Official Release: 10 December 2021
Latin-texted sacred music enters in dialogue with the texts of the Holy Scriptures, amplifying the ancestral solemnity of an ancient language, generating a universal heritage and culture. The evocative atmosphere that Latin music and texts can generate leads to a poetical aesthetics capable of immersing the listener into a climate of spirituality that brings him closer to and unites him with the divine creative source.
Music combined with ancient texts thus becomes also a universal patrimony of the spirit and of a humankind in quest of the foundations of life, the research of existence. The ancient Scriptures describe creation as generated by the Logos, by sound. St. John in the Gospel writes “In the beginning was the Word, the Word was with God and the Word was God”. The Word, the Logos leads to the sonorous nature and therefore to the vibratory act of creation. Every creature vibrates with its own frequency within an energy field that makes it an integral part of the universal vibration. Our senses encode these vibrational frequencies into physical, tactile, aural, visual and subtle perceptions of the living Spirit that is hidden in the universal creation. Music represents a valuable intermediary in this process of fulfillment.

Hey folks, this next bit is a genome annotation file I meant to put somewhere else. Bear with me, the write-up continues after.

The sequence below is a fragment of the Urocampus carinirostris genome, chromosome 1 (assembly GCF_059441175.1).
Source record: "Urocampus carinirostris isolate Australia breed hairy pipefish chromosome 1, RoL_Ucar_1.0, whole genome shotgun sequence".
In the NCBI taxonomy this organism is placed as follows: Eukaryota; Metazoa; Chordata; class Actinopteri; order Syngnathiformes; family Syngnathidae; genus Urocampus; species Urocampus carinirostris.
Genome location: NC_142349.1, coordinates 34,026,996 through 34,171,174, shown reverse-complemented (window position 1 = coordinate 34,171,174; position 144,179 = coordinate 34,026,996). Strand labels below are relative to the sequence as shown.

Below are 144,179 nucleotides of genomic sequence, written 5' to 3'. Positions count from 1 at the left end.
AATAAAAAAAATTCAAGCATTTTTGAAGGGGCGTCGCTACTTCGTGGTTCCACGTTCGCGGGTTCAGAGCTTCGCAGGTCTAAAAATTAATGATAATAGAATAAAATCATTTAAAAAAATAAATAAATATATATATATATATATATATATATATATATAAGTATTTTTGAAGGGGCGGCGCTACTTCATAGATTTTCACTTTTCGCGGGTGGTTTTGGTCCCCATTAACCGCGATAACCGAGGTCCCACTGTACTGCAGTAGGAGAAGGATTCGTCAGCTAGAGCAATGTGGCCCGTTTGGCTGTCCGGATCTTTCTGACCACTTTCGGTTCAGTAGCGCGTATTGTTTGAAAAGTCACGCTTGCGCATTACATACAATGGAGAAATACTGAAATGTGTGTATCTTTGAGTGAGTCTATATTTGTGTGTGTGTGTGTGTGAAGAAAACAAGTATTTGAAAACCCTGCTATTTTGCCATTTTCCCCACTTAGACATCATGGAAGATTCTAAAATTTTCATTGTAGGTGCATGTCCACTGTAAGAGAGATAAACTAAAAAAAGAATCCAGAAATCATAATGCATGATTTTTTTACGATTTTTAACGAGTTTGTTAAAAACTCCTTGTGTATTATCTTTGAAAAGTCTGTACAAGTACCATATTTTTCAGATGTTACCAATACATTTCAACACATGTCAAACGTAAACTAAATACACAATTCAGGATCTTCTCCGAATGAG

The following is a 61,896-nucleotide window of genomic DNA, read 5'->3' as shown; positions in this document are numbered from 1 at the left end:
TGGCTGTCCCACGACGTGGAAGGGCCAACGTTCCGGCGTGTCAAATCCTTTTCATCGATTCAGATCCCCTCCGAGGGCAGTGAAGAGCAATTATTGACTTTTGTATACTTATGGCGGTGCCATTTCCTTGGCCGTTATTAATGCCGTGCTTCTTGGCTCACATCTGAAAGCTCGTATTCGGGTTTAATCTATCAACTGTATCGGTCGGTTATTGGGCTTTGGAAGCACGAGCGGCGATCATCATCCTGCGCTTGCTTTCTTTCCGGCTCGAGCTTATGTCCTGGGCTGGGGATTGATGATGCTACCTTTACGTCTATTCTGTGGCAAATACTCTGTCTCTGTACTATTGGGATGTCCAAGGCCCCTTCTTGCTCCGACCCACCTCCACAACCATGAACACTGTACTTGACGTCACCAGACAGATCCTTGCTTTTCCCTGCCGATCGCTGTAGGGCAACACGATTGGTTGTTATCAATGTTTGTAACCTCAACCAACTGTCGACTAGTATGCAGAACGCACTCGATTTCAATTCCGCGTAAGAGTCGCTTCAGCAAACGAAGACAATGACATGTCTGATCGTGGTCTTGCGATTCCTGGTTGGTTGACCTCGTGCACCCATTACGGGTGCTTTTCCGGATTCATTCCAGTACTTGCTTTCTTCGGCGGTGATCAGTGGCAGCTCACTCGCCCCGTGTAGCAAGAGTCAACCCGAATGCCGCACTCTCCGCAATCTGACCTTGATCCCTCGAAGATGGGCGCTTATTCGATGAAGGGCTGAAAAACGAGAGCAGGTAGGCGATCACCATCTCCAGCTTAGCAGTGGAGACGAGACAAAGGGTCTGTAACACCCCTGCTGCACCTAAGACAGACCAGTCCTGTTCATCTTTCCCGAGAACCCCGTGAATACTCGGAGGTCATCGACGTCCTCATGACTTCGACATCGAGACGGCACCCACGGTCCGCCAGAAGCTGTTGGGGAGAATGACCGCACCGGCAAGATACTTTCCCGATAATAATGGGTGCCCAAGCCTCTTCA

In particular, sacred music aims to convey universal Love through the sound vibrations of the instruments and the voice, messenger of the divine Logos, so that the human soul can immerse itself in the creative and saving energy of divine love. St. John says (Jn 4,7-8) “Dear friends, let us love one another, because love is from God: whoever loves is generated by God and knows God; whoever does not love has not known God, because God is love “.12-13 “…if we love one another, God remains in us and his love is perfect in us”. Love of creation and of its creator is expressed through beauty, joy, harmony and music is a medium, the bridge to an energy of good and love. This CD aims to convey this universal message through a repertoire of sacred music chosen among that written by composers of the second half of the nineteenth century. That century represents a point of synthesis between the rediscovery of the sacred tradition of the earlier centuries (all pieces have Latin lyrics) and at the same time aimed at a renewal of aesthetic canons. Romanticism is the rediscovery of the roots and traditions that turn a people into a cultural identity rather than into a political one. The strength of a people is also contained in its spiritual dimension and in its ability to create a strong community through shared values. Mendelssohn uses one of the oldest forms of vocal polyphony, the Motet, a musical genre which emerged in the thirteenth century and developed above all in the sixteenth century, to create this spiritual community and union through music. The composer combines the ancient musical form of the Motet with Bach’s contrapuntal tradition, whose rediscovery and renaissance after a period of oblivion he contributed to realize. The model of the past is however reworked by the composer in a personal way, through a romantic thematic sonority that adheres to the spirit of the Lat-in sacred texts.